altThe Trust Hospital, with links to the Social Security and National Insurance Trust (SSNIT), does not attend to patients who subscribe to the National Health Insurance Scheme (NHIS).

This is in spite of the fact that the hospital is affiliated to the Social Security and National Insurance Trust (SSNIT), which retains two-and-half per cent of the 17.5 per cent contribution of the social security contributions of Ghanaians as a source of funding for the NHIS.
But the hospital’s management maintains that the decision not to attend to NHIS card holders is to decongest the hospital and introduce some level of sanity into health delivery at the hospital.

Speaking to the Daily Graphic, the General Manager of the hospital, Dr Darius Kofi Osei, said the move was to reduce the strain associated with operating general services.

“We are trying to discourage people coming to the centre of Accra just to treat malaria when they can get the treatment at our peripheral facilities,” he said.

He said in order not to deny the hospital’s clientele its services, all its satellite clinics in Tema Community 2, Dome, Sakumono and Adentan accepted the NHIS card.

Checks at the Trust Clinic at Adenta confirmed that the NHIS card was acceptable at the clinic.

With an average of 300 patients to take care of daily in the past, Dr Osei noted that the decision had rather helped to reduce the pressure on the hospital as currently averagely 200 patients were attended to daily.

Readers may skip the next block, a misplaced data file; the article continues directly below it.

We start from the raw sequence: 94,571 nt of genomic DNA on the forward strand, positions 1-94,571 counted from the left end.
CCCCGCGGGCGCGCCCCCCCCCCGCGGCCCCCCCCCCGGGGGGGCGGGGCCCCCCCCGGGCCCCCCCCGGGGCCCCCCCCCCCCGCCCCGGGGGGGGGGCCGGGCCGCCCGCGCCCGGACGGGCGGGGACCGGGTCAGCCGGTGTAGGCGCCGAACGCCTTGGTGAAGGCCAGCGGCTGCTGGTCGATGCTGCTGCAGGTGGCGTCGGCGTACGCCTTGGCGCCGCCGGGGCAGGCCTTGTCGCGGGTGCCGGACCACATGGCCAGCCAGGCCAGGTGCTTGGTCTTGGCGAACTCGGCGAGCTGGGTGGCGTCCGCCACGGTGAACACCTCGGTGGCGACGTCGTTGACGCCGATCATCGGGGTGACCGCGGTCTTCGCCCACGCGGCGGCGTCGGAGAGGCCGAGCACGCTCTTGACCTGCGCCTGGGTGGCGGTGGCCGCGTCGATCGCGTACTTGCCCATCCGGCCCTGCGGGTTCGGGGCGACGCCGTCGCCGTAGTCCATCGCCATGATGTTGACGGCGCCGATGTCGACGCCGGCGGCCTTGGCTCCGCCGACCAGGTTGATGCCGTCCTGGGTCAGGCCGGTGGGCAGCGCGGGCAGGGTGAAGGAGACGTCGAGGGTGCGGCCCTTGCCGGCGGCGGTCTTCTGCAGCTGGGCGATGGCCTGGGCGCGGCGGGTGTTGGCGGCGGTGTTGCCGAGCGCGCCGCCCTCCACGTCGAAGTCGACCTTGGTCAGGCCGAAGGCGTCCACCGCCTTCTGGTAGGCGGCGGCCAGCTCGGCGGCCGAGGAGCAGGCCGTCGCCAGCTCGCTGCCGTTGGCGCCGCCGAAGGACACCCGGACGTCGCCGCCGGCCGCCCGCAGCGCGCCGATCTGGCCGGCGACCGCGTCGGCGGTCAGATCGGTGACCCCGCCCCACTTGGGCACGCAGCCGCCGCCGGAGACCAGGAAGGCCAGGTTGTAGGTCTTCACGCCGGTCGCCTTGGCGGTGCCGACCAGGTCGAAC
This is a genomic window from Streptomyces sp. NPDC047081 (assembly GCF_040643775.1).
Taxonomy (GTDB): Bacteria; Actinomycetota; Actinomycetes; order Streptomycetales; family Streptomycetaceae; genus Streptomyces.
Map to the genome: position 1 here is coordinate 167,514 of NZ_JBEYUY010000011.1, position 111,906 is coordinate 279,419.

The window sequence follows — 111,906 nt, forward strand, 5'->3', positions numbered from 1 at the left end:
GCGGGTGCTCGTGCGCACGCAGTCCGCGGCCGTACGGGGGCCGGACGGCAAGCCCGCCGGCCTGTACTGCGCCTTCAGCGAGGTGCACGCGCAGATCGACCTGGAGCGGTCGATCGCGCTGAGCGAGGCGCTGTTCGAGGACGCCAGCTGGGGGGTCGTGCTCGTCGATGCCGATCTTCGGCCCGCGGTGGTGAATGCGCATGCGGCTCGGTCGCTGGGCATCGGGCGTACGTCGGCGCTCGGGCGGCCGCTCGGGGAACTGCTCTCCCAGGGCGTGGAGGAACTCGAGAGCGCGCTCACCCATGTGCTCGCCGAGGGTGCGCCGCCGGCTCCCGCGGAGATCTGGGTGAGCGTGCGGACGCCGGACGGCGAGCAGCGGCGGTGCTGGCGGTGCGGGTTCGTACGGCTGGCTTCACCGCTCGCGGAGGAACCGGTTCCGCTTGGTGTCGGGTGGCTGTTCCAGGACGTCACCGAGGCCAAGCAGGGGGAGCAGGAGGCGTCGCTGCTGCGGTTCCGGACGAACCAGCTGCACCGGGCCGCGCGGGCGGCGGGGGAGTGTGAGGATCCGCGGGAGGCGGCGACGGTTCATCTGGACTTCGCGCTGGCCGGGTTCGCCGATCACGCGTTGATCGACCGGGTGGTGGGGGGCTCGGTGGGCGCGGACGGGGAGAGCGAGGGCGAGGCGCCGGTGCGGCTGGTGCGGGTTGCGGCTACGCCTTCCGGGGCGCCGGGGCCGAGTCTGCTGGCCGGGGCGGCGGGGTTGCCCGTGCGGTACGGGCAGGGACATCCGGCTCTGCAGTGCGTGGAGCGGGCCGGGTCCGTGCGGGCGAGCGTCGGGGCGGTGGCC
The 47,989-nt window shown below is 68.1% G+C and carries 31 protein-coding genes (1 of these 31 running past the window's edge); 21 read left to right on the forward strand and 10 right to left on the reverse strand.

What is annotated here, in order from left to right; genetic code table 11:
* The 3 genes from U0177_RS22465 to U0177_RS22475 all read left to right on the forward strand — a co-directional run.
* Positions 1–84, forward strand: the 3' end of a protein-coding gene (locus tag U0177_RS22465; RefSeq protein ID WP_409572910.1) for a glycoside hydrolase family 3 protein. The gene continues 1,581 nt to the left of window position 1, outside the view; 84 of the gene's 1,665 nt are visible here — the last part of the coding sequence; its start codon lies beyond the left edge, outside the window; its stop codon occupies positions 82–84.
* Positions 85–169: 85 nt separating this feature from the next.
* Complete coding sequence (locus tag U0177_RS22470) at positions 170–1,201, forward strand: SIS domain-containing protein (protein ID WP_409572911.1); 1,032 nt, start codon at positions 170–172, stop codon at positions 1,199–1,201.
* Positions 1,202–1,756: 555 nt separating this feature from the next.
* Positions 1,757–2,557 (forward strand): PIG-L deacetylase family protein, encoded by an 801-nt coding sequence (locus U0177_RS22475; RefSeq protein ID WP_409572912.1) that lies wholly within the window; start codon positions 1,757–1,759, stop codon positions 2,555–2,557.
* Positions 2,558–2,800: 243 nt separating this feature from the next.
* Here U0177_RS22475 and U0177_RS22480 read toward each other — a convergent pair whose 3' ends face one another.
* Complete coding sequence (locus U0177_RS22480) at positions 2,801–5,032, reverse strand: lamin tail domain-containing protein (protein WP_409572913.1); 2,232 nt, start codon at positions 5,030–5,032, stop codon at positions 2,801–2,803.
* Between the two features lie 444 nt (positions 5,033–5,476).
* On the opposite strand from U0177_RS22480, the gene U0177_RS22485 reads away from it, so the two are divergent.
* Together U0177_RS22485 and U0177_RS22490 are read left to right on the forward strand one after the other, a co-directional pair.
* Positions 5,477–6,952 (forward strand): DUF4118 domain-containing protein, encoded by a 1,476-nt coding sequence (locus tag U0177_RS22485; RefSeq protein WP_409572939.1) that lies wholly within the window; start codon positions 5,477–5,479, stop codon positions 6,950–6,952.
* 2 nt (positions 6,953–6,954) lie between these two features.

“The clinics are where we have concentrated the consultants. Once it is a consultancy, and you are referred here, we will take care of you.”

While the hospital was making a case for turning the down NHIS subscribers, Mr Michael Adjei, who was once refused treatment at the hospital, told the Daily Graphic so far as he was a SSNIT contributor, he had the it right to receive health care at the hospital.

“My SSNIT contribution is used to support the NHIS. It, therefore, does not make sense that the very organisation that receives the contribution has a hospital that refuses to attend to my health needs. This is unacceptable. “

According to Section 78 (1) (b) of the NHIS Law (Act 650), sources of funding for the national health insurance policy include two and one half per cent of each person’s 17 and one half per cent contribution to the Social Security and Pensions Scheme Fund.

Mr Adjei argued that it was discriminatory for the hospital to deny subscribers of some geographic location their service with the excuse that there were satellite clinics.

But Dr Osei maintained that the decision was in the best interest of both the hospital and its patrons.

“It is not just service people need. People really need quality care. What sense does it make if for the whole day, people queue here but don’t get the service they require?” he asked.

The General Manager said, “If we are not doing what we are implementing now and we open the hospital to everybody, you can imagine the confusion. The issue is also not just about health care but also staffing and capacity. As we speak, the place is congested.”

At the time the Daily Graphic visited the hospital, the Outpatients Department (OPD) was filled with patients.

From: Daily Graphic


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